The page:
Scotty himself, however, didn’t lack for a sense of comedy, and that was one of the things that undoubtedly helped a lot of the “N” Flight rooks to survive. One well known and memorable Miller innovation which appeared very early on during our training was the decision to awaken the Flight at 06:00 every morning to the sounds of the Cat Stevens’ tune “Morning has Broken”. I vividly remember the feeling of putting down my head on my pillow, dead exhausted after yet another brutal day of the recruit life, only to be awoken from a deep sleep after what seemed like just a few minutes’ respite by the opening piano chords of that song.
What I remember best about Scotty, however, was how he became a valued friend and mentor to the recruits of “N” Flight during the long and arduous grind that we endured during our first few months at the College. As his position required, Scotty demanded that his rooks measure up to the prescribed Cadet Wing standards. At the same time, however, his mischievous sense of humour and ability to see through much of the BS that represented the less admirable aspects of the system helped many of us to survive, persevere, and eventually, prevail. It is worth noting that of the eight recruits from “N” Flight that eventually made it to graduation, four had started out in Scotty’s section, and two eventually became Cadet Wing Officers. So he must have done something right !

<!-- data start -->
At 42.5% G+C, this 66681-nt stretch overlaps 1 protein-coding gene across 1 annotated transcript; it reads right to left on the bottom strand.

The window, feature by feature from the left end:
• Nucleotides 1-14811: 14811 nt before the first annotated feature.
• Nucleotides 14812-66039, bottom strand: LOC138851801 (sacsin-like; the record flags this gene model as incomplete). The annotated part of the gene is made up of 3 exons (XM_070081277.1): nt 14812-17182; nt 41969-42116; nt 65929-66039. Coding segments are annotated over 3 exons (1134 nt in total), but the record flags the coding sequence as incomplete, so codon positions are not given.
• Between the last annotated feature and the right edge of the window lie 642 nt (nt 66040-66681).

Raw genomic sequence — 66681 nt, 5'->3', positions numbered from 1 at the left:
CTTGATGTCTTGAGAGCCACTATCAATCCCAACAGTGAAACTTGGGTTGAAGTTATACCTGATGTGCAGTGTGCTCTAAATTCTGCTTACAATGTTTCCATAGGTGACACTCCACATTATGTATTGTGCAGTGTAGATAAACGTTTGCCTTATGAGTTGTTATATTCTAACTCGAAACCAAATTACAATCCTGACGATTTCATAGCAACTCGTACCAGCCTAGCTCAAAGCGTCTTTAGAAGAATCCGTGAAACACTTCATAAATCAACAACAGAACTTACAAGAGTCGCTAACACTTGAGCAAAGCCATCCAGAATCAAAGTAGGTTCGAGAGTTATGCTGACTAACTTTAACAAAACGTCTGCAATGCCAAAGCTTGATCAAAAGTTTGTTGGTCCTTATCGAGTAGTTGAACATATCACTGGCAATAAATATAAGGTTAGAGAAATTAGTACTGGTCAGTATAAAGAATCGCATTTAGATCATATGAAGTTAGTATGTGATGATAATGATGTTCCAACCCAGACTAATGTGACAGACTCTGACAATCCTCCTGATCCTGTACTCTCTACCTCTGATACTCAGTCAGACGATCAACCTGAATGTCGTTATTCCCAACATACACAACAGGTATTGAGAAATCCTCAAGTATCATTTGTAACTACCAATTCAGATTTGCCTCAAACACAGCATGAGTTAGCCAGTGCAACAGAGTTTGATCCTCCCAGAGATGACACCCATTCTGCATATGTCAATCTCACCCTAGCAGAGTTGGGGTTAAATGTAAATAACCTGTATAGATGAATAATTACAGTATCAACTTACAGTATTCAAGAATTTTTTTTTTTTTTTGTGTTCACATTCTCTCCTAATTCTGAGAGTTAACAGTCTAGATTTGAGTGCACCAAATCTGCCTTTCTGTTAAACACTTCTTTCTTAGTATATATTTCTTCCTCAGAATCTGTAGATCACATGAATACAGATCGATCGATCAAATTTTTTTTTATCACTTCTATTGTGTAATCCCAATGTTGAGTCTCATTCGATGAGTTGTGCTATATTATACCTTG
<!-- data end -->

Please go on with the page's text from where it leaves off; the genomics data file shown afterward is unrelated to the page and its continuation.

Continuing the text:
If I were to describe Scotty as being a perfect example of anything, I would have to say that he was one of those irreverent and loveable characters who had that rare ability to make RMC feel like a fun place to be, even for lowest recruit. Maybe he didn’t always endear himself to his superiors, but no one who knew Scotty (especially if they happened to come up against him on the playing field) could have any doubt that underneath those numerous eccentricities there was a very solid individual who combined a razor-sharp intellect with both a will of iron and a heart of gold. It’s true he had his share of shortcomings as a cadet, but a lack of fighting spirit certainly wasn’t one of them. I have always believed that Scotty was the kind of guy who, if he were thrown into the middle of a crisis situation, would never fail to stand up and do something heroic.